In fact it appears that if you postpone or reduce any tax-deferred retirement contributions in order to afford to pay down the student loans faster, you'll probably pay more in income taxes during the remaining life of the debt than you willl save in interest on the debts. Then you'll lose the time value of all the money and tax advantage that you will never be able to make up because of the yearly limits on tax-advantaged retirement contributions.

Furthermore, if you pay $2000 per month toward the loans now, it appears that you will owe less than $17,500 after 9 months. In that case you will lose some of the teacher/public service loan forgiveness amount.

To me it makes no sense to blindly pay down the debts too fast if it's going to end up costing you more money out of pocket by losing some of the loan forgiveness. And to me it makes no financial sense to pay taxes prematurely and potentially lose literally decades of extra compound interest earnings by reducing or postponing contributions to retirement just to feel good about paying off the debt a little faster.

-- more about the consequences of postponing retirement contributions to pay off the debt too fast --

You cannot make up for lost time in earning compound interest. Plus, any contributions to a tax-deferred retirement plan will let you avoid paying taxes in your highest bracket now. But with the standard (or itemized deduction) and graduated steps in tax brackets, chances are you'll pay less tax on your retirement income than you're getting to defer now.

Even if you pay off your loans early, the limits for contributions to tax deferred plans will usually prevent you from being able to make up for the time you lost for earning compound interest on the taxes you pay prematurely and the compound interest you'll never earn.

So … when you spare money in your budget, and assuming your debts are manageable, you're more likely to come out a lot better in the long run to contribute the maximum allowed to any available tax-advantage retirement accounts like 401(k)s and IRAs before you pay any extra on debts like mortgages and student loans … which are really short term compared to the rest of your life -- with any luck at all.

See note2 below for some links to several threads where my posts show examples of how delaying your tax-advantaged retirement investing and paying taxes prematurely in order to pay down manageable debts too fast can --depending on your age, income and tax brackets -- literally cost anywhere from tens to hundreds of thousands to sometimes millions of dollars out of your future retirement income in exchange for saving only a tiny fraction as much interest on the relatively short term debts.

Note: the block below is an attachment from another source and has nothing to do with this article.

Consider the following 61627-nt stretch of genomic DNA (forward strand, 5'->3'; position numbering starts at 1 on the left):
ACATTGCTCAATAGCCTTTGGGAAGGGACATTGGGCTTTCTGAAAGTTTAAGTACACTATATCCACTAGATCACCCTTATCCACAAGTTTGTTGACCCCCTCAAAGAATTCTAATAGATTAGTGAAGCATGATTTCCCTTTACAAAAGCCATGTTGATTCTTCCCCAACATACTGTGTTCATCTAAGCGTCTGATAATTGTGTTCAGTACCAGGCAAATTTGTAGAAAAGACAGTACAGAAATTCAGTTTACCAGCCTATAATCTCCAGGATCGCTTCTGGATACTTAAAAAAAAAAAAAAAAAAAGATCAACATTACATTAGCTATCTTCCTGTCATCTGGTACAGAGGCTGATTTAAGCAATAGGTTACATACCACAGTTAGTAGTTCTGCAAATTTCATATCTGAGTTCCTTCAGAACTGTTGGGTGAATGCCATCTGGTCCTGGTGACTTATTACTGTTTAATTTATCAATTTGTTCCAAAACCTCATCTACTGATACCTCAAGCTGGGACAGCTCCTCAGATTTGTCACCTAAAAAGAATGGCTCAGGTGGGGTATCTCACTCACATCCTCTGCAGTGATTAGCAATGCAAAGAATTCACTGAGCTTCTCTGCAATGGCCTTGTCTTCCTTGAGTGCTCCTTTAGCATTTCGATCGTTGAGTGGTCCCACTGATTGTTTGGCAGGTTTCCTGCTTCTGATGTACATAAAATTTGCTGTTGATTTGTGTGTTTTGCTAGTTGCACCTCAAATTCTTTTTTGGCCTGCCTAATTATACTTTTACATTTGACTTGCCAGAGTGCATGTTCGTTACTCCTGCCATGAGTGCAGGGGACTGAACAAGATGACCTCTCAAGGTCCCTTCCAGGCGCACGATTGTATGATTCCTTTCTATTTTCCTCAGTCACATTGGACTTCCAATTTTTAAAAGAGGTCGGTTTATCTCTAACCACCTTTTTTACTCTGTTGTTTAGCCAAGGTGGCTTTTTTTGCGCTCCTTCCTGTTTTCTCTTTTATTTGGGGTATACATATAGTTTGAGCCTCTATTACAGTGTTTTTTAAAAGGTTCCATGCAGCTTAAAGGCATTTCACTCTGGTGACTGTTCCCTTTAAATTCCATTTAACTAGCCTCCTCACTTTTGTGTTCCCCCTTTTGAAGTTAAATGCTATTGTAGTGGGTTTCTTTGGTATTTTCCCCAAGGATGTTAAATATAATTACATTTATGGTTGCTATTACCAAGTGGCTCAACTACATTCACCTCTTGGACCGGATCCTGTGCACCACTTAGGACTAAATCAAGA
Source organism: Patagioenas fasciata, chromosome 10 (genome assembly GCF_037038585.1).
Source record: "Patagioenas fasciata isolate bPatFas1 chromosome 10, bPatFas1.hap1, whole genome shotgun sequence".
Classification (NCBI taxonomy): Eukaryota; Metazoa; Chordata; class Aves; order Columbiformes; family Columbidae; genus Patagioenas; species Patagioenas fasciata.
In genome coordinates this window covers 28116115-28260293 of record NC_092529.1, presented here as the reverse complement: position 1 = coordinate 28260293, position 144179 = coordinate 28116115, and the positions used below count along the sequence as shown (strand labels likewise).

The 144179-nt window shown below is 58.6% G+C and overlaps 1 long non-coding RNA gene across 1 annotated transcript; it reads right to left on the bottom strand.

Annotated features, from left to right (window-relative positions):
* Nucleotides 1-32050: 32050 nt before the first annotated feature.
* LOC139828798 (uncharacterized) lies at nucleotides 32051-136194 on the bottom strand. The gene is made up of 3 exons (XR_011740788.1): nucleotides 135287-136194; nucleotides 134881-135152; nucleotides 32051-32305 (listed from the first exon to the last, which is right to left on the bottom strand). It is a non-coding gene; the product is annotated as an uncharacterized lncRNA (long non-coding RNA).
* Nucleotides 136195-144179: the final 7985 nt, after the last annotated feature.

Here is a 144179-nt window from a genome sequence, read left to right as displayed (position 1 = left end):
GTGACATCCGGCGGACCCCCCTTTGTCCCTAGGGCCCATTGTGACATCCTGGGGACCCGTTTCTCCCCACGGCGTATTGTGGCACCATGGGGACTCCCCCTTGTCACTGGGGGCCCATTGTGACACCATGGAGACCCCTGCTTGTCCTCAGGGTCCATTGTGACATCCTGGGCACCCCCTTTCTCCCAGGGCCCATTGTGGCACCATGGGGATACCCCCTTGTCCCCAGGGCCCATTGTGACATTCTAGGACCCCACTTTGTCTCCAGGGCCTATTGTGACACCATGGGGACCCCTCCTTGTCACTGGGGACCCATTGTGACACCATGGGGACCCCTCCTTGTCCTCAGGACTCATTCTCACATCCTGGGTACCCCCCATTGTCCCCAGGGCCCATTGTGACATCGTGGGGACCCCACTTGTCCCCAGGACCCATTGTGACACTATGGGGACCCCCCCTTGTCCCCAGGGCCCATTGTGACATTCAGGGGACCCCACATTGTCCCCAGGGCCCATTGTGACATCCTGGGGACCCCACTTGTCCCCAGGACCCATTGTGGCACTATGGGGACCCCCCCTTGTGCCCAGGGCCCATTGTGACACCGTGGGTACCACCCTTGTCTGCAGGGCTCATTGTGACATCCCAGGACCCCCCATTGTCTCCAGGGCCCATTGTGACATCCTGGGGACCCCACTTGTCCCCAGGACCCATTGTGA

jimb



note 1
  • Incidentally, although interest is calculated on student loans on a daily basis, the minimum payment is initially calculated as though it were 12 equal payments per year similar to mortgage and other loans. A difference is that for mortgages and car loans the interest is typically calculated at 1/12 of the annual rate for each month as of a specific posting date (usually the 1st) no matter when the payment is received. In other words, if you make next months’ minimum payment early for a mortgage or car loan, you do not save any interest. The only way to save any significant amount of time and interest on your debt is by paying more than the minimum payment.

    For student loans (and some HELOCs and other loans and lines-of-credit with some banks and credit unions, the payment is posted as soon as practical after it is received, typically within a day or two So even with only the normal amortized payment, you will save a few bucks in interest by paying it as early as possible. However, whether interest is calculated daily or monthly it averages out to be approximately 1/12 of the yearly rate per month on the unpaid balance. And any significant savings in time and interest will still be because of paying more than the minimum payment – as much extra as you can as soon as you can.